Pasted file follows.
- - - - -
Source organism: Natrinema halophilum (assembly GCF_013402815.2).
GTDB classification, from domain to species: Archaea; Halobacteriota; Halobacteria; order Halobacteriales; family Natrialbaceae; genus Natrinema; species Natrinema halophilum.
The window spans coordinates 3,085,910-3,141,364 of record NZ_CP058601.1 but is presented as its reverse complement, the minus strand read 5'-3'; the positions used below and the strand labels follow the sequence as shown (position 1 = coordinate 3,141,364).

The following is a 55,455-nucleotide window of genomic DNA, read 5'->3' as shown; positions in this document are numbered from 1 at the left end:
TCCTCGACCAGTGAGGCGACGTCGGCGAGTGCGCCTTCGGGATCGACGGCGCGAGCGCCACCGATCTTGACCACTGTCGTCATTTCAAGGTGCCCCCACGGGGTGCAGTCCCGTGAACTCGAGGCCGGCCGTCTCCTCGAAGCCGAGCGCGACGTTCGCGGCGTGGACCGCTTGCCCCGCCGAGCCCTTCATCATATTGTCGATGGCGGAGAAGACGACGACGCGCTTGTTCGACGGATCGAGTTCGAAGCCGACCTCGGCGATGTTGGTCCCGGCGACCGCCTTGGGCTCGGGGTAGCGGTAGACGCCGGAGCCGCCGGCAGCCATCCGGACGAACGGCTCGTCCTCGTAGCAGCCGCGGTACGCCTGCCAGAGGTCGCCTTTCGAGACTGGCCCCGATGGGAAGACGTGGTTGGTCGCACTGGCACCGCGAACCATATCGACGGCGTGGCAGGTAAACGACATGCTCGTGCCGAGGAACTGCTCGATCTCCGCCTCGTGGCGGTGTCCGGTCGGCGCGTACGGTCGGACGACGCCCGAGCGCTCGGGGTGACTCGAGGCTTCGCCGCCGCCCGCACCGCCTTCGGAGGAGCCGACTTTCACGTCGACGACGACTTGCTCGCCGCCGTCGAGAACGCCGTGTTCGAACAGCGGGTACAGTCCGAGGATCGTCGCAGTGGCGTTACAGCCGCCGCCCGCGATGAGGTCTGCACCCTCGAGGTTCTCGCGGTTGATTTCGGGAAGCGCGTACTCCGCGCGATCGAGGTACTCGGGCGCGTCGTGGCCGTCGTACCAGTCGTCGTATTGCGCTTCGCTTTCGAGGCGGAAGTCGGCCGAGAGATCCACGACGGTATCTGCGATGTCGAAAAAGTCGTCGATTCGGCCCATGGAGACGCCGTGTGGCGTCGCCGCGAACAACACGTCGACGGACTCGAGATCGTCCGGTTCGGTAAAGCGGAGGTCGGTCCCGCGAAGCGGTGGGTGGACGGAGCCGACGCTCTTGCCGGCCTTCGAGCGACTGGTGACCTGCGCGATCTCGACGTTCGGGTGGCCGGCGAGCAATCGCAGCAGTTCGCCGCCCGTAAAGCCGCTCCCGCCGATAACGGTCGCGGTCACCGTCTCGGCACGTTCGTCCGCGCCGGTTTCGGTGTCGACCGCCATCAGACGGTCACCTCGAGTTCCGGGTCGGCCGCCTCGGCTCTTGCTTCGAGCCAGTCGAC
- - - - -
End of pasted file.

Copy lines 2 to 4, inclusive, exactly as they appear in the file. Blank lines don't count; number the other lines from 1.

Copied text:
GTDB classification, from domain to species: Archaea; Halobacteriota; Halobacteria; order Halobacteriales; family Natrialbaceae; genus Natrinema; species Natrinema halophilum.
The window spans coordinates 3,085,910-3,141,364 of record NZ_CP058601.1 but is presented as its reverse complement, the minus strand read 5'-3'; the positions used below and the strand labels follow the sequence as shown (position 1 = coordinate 3,141,364).

The following is a 55,455-nucleotide window of genomic DNA, read 5'->3' as shown; positions in this document are numbered from 1 at the left end: